She holds onto the lapel of the robe; a faintly nervous fidgeting that occurs at its edge, and along the plush lining, but her voice — in contrast to such a short time ago — has reverted to calm. The emotion behind it, however, cannot be missed.

"When I… was twelve," Maggie sets determinedly into her story — explanation, really. "I was with my parents; it was winter, I was in front of a pond. I was pushed — I don't know by who. I fell … through the ice — all I could hear was… screaming… I couldn't swim with my coat on and it was— cold. When… I was pulled out, there were… people — everywhere — strangers. And my parents were gone." Gone — such an ambiguous word. It's here that she hesitates, looks down an instant, but goes on, "And. The things that happen to you when you're a kid, they stay with you— water was never a big deal, I just stopped swimming but, twenty-four years of avoiding and the lake happens…" After which she told everyone she was fine… "I— " Maggie pauses to smile. "You were there. And here. I needed— I had to explain. My excuse for acting like a crazy person."

Both hands clasped against a leg, Laurie has no small movements to betray thoughts as Maggie explains but the turn of his head or the quiet steady study of his eyes on her. Not a burning, demanding stare — it's difficult to make any kind of commanding request from the floor anyway — but just… that. Quiet. And, in a way — the curve of his eyebrows or the tiny way his lower lip nudges out — curious. Absorbing. A scholarly but entirely vested interest beyond emotion.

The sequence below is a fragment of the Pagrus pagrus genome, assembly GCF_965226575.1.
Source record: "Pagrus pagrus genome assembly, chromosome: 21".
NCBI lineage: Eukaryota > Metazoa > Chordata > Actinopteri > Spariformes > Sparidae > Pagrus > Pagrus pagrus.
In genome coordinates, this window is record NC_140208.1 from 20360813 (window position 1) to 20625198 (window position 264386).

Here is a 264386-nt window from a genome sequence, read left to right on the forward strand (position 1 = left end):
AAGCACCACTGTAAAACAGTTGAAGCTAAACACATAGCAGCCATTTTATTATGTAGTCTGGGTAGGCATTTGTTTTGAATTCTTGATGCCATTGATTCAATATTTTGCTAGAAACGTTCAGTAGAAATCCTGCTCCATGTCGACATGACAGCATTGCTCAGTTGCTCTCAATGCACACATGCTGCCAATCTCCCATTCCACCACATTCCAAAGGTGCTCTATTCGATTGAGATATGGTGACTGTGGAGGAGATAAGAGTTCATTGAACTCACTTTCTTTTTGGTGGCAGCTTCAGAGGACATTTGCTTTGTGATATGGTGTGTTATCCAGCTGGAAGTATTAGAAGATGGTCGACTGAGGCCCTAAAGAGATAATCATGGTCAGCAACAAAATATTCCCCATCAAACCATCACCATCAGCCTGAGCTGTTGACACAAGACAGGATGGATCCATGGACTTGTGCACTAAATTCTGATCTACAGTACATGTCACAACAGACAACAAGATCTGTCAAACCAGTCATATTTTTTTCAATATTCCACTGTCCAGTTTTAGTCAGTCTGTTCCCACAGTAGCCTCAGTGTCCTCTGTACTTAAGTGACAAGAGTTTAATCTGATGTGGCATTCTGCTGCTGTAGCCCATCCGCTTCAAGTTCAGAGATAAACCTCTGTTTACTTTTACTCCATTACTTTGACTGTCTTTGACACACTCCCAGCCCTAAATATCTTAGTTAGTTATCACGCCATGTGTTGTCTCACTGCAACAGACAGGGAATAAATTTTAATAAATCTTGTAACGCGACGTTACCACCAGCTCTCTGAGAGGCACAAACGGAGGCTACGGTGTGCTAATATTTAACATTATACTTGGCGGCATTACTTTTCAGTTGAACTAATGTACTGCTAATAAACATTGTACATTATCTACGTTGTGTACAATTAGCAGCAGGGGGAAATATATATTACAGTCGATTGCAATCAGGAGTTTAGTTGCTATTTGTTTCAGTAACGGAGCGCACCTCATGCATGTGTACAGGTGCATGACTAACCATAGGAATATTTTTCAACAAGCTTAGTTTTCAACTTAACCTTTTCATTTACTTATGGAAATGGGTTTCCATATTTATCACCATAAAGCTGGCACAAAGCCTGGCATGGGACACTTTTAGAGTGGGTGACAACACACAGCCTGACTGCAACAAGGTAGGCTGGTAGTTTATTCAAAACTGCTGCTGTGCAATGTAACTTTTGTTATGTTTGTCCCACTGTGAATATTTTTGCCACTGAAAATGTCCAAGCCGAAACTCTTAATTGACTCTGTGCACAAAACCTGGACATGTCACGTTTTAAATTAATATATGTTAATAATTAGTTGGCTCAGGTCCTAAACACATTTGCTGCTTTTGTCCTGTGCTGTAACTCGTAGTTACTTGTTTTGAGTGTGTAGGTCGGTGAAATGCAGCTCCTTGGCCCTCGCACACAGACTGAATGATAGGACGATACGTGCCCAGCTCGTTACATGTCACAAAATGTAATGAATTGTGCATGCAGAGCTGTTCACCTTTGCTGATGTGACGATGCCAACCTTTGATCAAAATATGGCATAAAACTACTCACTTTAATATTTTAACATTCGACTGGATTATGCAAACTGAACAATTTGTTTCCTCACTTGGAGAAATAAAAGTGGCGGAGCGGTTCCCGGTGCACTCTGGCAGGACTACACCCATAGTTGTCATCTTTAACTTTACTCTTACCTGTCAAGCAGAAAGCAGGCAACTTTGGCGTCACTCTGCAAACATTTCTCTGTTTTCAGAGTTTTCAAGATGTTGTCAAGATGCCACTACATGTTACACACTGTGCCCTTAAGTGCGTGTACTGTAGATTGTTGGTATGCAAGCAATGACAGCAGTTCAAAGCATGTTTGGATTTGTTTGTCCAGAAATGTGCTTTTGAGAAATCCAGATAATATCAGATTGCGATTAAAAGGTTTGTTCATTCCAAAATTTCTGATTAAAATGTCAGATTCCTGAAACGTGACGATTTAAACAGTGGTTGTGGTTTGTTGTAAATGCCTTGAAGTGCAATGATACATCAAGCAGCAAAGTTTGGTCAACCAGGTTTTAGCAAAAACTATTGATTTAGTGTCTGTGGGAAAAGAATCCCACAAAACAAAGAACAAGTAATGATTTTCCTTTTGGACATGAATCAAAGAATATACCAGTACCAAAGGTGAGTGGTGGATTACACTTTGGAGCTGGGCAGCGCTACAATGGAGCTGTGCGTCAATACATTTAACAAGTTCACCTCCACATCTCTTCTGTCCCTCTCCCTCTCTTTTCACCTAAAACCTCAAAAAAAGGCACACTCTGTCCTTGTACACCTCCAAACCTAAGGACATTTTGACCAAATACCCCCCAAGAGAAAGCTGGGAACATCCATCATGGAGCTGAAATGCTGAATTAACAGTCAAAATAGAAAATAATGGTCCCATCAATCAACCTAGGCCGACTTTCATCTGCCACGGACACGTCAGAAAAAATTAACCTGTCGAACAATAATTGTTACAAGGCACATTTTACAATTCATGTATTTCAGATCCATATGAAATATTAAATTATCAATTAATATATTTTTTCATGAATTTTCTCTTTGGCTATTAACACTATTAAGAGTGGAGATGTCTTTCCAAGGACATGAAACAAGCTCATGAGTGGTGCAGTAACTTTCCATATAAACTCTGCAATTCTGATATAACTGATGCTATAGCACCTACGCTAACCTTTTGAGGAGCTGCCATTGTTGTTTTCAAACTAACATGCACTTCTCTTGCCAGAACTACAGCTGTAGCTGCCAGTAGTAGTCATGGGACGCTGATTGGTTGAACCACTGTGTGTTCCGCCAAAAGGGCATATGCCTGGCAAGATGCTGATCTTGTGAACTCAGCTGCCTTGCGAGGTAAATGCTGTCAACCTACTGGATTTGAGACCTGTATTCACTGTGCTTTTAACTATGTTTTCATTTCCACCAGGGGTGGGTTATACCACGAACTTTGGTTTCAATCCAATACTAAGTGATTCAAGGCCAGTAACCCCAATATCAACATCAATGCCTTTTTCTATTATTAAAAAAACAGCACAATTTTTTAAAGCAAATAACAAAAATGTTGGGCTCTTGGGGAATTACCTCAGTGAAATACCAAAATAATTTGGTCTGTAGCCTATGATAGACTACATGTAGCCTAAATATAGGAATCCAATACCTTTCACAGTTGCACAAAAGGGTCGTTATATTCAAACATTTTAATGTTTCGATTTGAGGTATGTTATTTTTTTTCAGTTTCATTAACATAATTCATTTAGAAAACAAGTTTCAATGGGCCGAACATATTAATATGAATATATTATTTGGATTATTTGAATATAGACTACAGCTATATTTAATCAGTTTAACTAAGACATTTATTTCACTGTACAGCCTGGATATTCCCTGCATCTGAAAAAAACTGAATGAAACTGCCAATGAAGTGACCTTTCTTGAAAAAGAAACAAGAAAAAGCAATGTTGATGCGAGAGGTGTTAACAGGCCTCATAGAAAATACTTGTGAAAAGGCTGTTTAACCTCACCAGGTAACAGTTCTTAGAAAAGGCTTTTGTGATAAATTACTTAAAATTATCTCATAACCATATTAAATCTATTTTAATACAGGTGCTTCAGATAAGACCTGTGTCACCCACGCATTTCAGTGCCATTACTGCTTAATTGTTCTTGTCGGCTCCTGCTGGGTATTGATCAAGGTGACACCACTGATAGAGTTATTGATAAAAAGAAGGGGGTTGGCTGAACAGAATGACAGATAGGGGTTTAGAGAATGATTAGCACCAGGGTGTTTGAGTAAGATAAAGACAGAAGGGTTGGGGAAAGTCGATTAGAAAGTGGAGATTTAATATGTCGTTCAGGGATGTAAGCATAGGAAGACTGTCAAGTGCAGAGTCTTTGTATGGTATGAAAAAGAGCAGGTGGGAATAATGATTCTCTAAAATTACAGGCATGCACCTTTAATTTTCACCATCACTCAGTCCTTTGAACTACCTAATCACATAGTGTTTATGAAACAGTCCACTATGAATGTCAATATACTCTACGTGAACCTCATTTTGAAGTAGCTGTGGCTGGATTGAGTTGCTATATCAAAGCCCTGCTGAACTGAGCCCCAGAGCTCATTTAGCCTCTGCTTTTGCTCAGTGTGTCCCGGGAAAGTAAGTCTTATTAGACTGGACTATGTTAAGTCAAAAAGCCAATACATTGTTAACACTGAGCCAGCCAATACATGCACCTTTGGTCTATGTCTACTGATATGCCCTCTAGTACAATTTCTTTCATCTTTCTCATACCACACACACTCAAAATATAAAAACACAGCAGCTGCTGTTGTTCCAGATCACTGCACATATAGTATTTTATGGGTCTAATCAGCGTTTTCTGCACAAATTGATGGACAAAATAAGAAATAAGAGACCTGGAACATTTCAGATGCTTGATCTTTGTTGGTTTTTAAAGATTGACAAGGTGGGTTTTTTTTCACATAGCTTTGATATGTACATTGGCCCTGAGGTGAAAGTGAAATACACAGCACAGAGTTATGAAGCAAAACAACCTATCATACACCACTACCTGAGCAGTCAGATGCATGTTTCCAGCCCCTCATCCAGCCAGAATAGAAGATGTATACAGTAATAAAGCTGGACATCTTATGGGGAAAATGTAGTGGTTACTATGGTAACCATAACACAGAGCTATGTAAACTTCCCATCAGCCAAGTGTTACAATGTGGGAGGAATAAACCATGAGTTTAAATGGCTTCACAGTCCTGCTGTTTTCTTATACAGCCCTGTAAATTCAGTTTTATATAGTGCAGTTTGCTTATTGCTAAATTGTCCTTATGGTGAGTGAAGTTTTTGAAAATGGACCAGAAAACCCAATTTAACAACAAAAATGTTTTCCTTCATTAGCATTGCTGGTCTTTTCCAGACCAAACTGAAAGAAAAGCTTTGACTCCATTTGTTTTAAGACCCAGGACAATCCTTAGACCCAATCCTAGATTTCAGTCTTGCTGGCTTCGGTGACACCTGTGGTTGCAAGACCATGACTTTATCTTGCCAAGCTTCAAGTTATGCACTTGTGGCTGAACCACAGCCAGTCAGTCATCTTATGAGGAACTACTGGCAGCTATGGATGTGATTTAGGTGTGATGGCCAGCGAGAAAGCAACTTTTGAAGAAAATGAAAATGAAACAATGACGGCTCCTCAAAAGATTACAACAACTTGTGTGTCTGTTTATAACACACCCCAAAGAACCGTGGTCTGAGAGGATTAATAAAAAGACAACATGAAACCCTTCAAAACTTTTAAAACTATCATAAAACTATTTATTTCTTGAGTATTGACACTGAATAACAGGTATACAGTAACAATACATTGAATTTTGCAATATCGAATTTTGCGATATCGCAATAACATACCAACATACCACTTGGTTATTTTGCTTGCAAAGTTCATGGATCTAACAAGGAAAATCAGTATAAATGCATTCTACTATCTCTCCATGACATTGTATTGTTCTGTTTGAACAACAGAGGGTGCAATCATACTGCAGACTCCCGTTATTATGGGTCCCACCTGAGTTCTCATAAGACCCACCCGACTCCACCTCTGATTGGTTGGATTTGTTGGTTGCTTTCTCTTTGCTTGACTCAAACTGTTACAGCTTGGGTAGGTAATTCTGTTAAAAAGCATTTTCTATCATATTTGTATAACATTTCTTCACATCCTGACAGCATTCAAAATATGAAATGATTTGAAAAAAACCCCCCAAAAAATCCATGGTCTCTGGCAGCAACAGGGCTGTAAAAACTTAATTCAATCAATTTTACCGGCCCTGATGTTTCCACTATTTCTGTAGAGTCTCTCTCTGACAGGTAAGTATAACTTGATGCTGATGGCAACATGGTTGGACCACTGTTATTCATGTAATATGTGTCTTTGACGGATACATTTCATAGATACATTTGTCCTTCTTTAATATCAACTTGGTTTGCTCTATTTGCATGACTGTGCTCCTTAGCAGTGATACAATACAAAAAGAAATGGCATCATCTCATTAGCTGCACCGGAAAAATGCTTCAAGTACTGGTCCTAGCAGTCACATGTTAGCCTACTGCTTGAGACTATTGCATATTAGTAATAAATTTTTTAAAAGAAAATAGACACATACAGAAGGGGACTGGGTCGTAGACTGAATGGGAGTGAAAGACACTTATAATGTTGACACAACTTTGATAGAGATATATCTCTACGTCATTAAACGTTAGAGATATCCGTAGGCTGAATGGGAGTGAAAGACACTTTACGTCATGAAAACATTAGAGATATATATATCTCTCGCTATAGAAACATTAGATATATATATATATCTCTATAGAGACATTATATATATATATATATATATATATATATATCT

It isn't even with sympathy that he hears the tragedy of the story — the ambiguous yet seemingly understood goneness and what followed. Nor surprise, nor — aha! she wasn't fine. There's, really, notably little revealed at all for such a personal telling until she smiles and, in some automatic reaction, his mouth also slips up. "Crazy," he opts to point out, a head that had been drifting forward pushed into the towel, "is often defined by people as unreconcilable, or without sound reason," as casual as his words, he turns the hand on his knee to scrape idly underneath his nails, "More often, the reason is merely beyond their grasp. But in your case, I think it is simply ill-defined by the word." Eyes that have, since story's end, had a strange difficulty focusing on her go there now. "And I never thought you didn't have one."